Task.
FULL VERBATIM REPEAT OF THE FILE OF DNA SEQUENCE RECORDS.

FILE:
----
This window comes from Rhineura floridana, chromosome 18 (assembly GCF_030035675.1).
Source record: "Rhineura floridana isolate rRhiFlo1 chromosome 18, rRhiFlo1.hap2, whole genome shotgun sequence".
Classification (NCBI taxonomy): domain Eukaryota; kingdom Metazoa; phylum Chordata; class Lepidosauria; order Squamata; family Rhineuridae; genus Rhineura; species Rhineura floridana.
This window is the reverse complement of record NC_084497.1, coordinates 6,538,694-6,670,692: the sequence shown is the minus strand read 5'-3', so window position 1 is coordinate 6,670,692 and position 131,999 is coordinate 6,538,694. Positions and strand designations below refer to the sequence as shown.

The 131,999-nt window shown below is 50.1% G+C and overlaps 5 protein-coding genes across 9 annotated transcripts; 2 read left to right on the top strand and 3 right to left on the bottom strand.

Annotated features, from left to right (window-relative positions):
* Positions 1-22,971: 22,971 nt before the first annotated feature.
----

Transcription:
This window comes from Rhineura floridana, chromosome 18 (assembly GCF_030035675.1).
Source record: "Rhineura floridana isolate rRhiFlo1 chromosome 18, rRhiFlo1.hap2, whole genome shotgun sequence".
Classification (NCBI taxonomy): domain Eukaryota; kingdom Metazoa; phylum Chordata; class Lepidosauria; order Squamata; family Rhineuridae; genus Rhineura; species Rhineura floridana.
This window is the reverse complement of record NC_084497.1, coordinates 6,538,694-6,670,692: the sequence shown is the minus strand read 5'-3', so window position 1 is coordinate 6,670,692 and position 131,999 is coordinate 6,538,694. Positions and strand designations below refer to the sequence as shown.

The 131,999-nt window shown below is 50.1% G+C and overlaps 5 protein-coding genes across 9 annotated transcripts; 2 read left to right on the top strand and 3 right to left on the bottom strand.

Annotated features, from left to right (window-relative positions):
* Positions 1-22,971: 22,971 nt before the first annotated feature.